William G. Jones (WG) has a calling to help others navigate the maze of Christian writing. He recently started the Writing4Christians podcast that I’ve found extremely helpful. He hails from Western Kentucky, is a moderator at ChristianWriters.com and serves in many areas of his church.
My interview with WG
David: Do you have a favorite writing place or time?
WG: As for place, I’m pretty much chained to my computer. I can’t do longhand writing because I know, eventually, I’ve got to retype it anyway. That, and—to be perfectly honest—nobody can read my writing. Including me. I don’t have a preferred writing time anymore, but I tend to concentrate better at night.
David: Is writing a calling? If so, when did you know you were to be a writer.
WG: Definitely a calling. I knew in sixth grade, when a friend of mine got a camcorder and wanted to make a movie and I helped him come up with a story. I’ve been writing ever since. Trying to, anyway. God has giving me some specific revelations about writing that I all-to-often forget while I’m writing.
David: What kind of writing do you do?
WG: Mostly fiction, though blogging has become a recent obsession. I have ideas for stories in almost every genre, but I typically work in contemporary thriller.
David: What have you written so far?
WG: I’ve written three novels since ’02, but to be fair, I started my first novel in May of ’99. I didn’t finish a real workable draft until ’02, and the rewrite took a year and a half. Finished it in ’03, wrote my second book in ’04, and I wrote my third this year (’05). Right now, I’m rewriting that first novel again.
David: What do you think of the state of Christian writing today?
WG: Whew—that’s a loaded question. I make it a point not to read a lot of Christian non-fiction, at least in the form of how-to and self-help books. So I really can’t comment on that aspect.
Now, as far as Christian fiction, I think the Christian publishing industry is in denial about suffering from an identity crisis. Some publishers say their goal is to publish material that will bring readers to a saving knowledge of Christ; that’s nice, but who are you trying to reach if your product is available mainly in Christian retail outlets and marketed primarily to Christians? Backslid Christians?
I like the model proposed by Westbow, to publish stories by Christian writers that are on par with secular bestsellers, yet reflect and respect a Christian worldview. I’m not sure how well that will play out in the long-term, though, unless Westbow authors start sharing shelf space with the John Grishams and Stephen Kings of the secular world. The bottom line is, no matter how good a Christian writer is, as long as they’re not sharing that shelf space, there’s going to be a perception in the public eye that Christian writing is inferior to “real” fiction, or that Christian fiction is nothing more than a sanitized version of popular mainstream fiction.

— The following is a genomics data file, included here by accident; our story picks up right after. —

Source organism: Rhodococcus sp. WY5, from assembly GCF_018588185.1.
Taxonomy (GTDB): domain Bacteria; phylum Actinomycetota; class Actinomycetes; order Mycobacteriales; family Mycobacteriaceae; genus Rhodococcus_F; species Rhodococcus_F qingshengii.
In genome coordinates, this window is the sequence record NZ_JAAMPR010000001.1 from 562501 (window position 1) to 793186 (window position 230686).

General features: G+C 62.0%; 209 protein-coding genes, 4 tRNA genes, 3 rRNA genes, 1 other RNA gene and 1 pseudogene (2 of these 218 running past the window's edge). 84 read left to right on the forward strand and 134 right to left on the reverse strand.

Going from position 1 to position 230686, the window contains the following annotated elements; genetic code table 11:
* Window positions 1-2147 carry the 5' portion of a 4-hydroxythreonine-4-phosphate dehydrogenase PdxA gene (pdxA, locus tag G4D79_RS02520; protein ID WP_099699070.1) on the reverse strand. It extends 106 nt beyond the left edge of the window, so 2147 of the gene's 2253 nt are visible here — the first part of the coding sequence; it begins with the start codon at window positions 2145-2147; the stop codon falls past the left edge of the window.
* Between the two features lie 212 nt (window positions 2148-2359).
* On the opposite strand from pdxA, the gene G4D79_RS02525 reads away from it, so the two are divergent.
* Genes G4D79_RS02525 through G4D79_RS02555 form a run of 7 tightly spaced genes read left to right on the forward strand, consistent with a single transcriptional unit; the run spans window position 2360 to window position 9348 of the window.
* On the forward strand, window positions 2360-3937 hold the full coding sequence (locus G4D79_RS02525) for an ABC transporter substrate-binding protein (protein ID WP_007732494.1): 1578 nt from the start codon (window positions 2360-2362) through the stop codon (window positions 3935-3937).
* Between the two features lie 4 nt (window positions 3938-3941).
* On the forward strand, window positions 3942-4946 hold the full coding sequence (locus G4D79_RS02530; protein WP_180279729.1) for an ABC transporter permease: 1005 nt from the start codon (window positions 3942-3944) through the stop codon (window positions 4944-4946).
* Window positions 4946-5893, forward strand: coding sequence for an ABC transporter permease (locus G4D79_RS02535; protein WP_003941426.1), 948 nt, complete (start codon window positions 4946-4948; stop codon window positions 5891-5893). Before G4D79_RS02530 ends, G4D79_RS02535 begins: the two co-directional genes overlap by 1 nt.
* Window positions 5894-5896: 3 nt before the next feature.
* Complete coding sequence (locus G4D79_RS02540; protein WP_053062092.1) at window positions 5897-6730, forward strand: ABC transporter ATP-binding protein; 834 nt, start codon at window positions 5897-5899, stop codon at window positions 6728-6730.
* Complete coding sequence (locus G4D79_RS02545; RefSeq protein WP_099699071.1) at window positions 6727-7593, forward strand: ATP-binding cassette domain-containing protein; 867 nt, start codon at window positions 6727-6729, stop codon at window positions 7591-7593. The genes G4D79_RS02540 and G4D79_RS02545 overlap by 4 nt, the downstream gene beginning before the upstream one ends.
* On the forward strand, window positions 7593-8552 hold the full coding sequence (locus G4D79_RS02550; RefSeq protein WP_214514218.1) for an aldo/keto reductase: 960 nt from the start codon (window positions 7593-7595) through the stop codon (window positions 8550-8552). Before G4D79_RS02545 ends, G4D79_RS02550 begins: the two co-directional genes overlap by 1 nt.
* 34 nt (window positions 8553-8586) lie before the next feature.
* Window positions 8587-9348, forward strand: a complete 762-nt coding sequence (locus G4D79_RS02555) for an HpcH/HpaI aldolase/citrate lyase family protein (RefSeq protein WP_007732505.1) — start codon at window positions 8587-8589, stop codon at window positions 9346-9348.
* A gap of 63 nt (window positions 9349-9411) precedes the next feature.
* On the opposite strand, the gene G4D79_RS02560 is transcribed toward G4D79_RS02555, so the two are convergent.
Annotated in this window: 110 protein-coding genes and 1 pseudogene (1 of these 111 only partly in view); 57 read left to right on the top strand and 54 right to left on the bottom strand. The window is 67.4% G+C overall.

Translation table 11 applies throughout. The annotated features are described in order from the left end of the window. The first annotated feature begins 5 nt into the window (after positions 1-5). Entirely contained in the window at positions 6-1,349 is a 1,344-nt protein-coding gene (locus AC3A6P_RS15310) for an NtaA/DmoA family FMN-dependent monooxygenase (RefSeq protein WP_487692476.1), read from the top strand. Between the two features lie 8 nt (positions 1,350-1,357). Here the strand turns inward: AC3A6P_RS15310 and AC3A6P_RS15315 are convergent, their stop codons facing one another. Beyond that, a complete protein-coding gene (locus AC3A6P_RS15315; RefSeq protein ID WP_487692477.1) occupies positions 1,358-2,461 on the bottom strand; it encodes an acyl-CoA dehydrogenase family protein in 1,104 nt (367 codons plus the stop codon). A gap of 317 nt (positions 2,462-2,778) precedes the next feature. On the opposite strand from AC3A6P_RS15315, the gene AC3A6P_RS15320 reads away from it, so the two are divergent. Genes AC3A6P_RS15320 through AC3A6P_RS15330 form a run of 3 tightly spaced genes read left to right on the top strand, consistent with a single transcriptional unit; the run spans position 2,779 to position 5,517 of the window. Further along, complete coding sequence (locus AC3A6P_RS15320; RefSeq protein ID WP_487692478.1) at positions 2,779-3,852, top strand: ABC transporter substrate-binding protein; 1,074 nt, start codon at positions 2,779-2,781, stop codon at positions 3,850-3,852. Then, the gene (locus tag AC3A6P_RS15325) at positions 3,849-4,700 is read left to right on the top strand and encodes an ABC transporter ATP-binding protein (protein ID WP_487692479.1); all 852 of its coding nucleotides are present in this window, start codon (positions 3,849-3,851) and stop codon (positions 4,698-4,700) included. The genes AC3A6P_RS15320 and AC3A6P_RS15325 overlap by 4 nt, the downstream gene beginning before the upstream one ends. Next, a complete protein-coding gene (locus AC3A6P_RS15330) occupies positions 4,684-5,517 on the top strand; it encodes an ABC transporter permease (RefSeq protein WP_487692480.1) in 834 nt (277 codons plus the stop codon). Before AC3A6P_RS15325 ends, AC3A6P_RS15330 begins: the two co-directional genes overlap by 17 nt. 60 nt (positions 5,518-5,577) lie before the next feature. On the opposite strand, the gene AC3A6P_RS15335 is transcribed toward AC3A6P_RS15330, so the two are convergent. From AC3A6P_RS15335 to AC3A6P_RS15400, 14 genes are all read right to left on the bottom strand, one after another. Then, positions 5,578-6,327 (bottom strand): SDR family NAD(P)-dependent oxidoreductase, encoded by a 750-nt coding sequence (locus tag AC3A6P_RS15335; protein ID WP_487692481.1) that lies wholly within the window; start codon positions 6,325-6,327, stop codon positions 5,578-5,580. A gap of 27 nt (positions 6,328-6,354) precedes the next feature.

David: What kind of books would you like to see more of?
WG: Gothic romance. Just kidding. Really, there’s not a particular genre I’d like to see more of. Just a more polished presentation. I haven’t read a lot of the new generation of CBA novelists—Chris Well, Eric Wilson, Kathy Mackel—but the thing that turned me away from older CBA fiction was the editing. But maybe I’m biased as a writer.
I would love to see a Christian writer take on classic horror, something like Shirley Jackson’s The Haunting of Hill House. And I’d love to read something akin to Richard Condon’s The Manchurian Candidate. But mostly I’m looking forward to Mike Snyder’s debut.
David: Who are the authors that inspire you? Why?
WG: Shirley Jackson, Nicholas Sparks, John Grisham, George Orwell. Without digging into specifics, the authors that inspire me are the authors that wow me. If writing leaves me in awe, I have to figure out why. And I have to figure out how to incorporate that feeling into my writing—not necessarily to copy the technique, but to replicate that feeling during the writing process.
David: You have just started to podcast. How is it going?
WG: Well, to be honest, I feel like a hack. I wish I had a more enjoyable presentation and some more worthwhile things to say in that little 20 minute slice of cyberspace.
David: What’s the mission statement or your personal goals for the podcast?
WG: The mission statement is to give the kind of advice I’ve needed over the last few years to writers who are just starting out, but also to look at writing from my background of armchair philosophy and my business training. My primary goal is to build a rapport with the listener, to offer insight into the writing process and also peel away some of the mysticism that surrounds writers and writing.
David: What is your target audience?
WG: Writers like me, who haven’t yet broken through but are serious about the craft. I don’t really feel like I’m the best person to be offering advice to anyone, but there just isn’t a podcast out there offering advice specifically for Christian writers—and I want to fill that void as best I can.
David: What topics do you cover in your podcast?
WG: I had a migraine going the second week, so I’m not really sure what happened that day, but it seems the majority of the shows have been about the basics of writing—character development, plotting and pacing, that sort of thing. But I’ve also tried to talk about the need for Christian writing, different ways to approach writing for Christians, and how jalapeños clear my sinuses. I’m thinking that I probably need to shorten the show up to fifteen minutes and ramble less.
Please take a minute and visit Writing4Christians, he updates them every Friday. Be sure to leave him a comment.